Israeli Ethics Council Opposes Bill to Force-feed Hunger Strikers

The proposed law could be imposed for political reasons, warn critics.

Reuters

The Israel National Bioethics Council is opposed to a bill that would allow hunger-striking prisoners to be force-fed. The council, which met in December 2013 to discuss the ethical aspects of the bill, which is being promoted by the Public Security Ministry, published its recommendations this week.

“The council has determined that the proposal that a judge can order forced feeding based on some consideration other than safeguarding the life of a hunger-striker, goes against the principles of bioethics, and must be utterly rejected.”

Last month the Public Security Ministry published what is known as a “law memorandum,” a preliminary format of legislation prior to publication of a bill. The Justice Ministry, the Health Ministry and the Israel Prison Service were also involved in its formulation. The bill, which is expected to move ahead in the coming Knesset session, would enable both force-feeding a prisoner as well as giving prisoners medical treatment against their will, under certain restrictions.

According to the bill, only the president or vice-president of a district court can make the decision that such treatment can be given. Prisoners would have the right to legal representation during hearings on the matter. The bill also states that the court would not order treatment, but rather could approve the possibility that treatment might be given against a prisoner’s will. Moreover, physicians cannot be forced to carry out treatment that goes against their conscience.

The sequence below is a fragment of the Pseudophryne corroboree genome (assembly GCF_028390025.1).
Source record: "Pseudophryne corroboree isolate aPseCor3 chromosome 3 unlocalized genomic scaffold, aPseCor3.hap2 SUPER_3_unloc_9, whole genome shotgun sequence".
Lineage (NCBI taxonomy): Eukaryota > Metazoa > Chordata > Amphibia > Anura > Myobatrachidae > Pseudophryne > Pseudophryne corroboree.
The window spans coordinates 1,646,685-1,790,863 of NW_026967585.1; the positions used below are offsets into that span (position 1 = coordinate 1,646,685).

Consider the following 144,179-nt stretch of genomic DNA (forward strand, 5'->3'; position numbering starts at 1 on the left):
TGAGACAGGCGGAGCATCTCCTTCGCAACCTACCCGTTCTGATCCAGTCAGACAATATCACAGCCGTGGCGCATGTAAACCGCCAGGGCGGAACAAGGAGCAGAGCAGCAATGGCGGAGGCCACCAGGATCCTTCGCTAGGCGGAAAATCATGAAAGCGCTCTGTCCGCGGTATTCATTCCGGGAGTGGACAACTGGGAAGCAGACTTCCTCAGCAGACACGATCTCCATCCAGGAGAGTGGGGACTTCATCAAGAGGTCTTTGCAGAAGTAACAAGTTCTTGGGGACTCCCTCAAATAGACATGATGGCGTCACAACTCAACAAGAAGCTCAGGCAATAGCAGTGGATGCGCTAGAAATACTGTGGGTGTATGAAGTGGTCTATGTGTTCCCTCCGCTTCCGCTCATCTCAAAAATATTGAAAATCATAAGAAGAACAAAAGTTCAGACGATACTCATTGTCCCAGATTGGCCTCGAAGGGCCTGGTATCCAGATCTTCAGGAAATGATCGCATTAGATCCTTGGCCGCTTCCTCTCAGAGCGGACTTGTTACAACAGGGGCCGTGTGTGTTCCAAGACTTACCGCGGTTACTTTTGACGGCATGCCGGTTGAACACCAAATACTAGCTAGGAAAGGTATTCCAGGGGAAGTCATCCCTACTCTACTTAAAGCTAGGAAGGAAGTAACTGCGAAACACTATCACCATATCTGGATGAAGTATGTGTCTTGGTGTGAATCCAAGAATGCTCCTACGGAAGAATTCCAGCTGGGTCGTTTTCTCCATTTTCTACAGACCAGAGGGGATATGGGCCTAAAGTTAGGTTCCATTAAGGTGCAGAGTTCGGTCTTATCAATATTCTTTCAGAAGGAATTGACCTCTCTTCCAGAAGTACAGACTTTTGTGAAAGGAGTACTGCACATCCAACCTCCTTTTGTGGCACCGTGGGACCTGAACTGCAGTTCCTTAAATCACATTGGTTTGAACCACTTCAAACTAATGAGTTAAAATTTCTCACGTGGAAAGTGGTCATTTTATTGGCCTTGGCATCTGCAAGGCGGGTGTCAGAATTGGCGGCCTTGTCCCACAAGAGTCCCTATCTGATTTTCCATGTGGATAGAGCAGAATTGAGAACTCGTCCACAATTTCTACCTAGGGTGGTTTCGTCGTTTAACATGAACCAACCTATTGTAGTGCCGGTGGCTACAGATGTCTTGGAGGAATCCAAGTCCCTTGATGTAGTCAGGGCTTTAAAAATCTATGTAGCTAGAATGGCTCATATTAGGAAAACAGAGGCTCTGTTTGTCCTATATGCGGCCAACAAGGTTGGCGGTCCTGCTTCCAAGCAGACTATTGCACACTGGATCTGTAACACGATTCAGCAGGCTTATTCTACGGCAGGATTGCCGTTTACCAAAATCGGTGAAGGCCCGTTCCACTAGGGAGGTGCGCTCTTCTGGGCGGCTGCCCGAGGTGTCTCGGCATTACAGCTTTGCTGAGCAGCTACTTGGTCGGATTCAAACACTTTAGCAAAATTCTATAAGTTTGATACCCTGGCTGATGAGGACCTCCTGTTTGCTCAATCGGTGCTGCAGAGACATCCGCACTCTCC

Despite these restrictions, the bill has encountered powerful opposition by groups including the Israel Medical Association and Physicians for Human Rights. These organizations argue that such a bill goes against every international medical ethics convention, which views force-feeding as torture.

Israel Medical Association chairman Leonid Eidelman said that if the bill passes he will call on all physicians to refrain from carrying out the procedure in order to safeguard human dignity.

Health Ministry deputy director general Boaz Lev raised the issue with the bioethics council, of which he is a member, last year. Fourteen of the 17 committee members voted against approving the legislation.

The council said that a special law relating only to hunger-striking prisoners ran the risk of being imposed for political reasons, and that no special law was needed, because treatment of occasional hunger strikers is sufficiently covered by the 1996 Patient’s Rights Law, which also strikes a balance between the sanctity of life and an individual’s right to autonomy.

Treatment of any hunger-striker, not necessarily prisoners, who become so ill they must be hospitalized is dealt with by a clause in the Patient’s Rights Law, which under certain circumstances allows a physician to make decisions not in accordance with a patient’s will.

Ziv, of Physicians for Human Rights, expressed satisfaction with the council’s decision, noting that the bill is tainted with political motives. “The sanctity of human life as presented in the bill is no more than lip service and it is certainly not the sanctity of human life that is at the forefront of their minds,” she said, referring to the framers of the bill.

The Health Ministry responded that it stressed the rights of hunger-striking prisoners, and the medical, ethical and judicial oversight of any decisions made in this matter. The ministry also said the bioethics council had made its recommendations based on a preliminary form of the bill, which has now been disseminated so the public can also respond.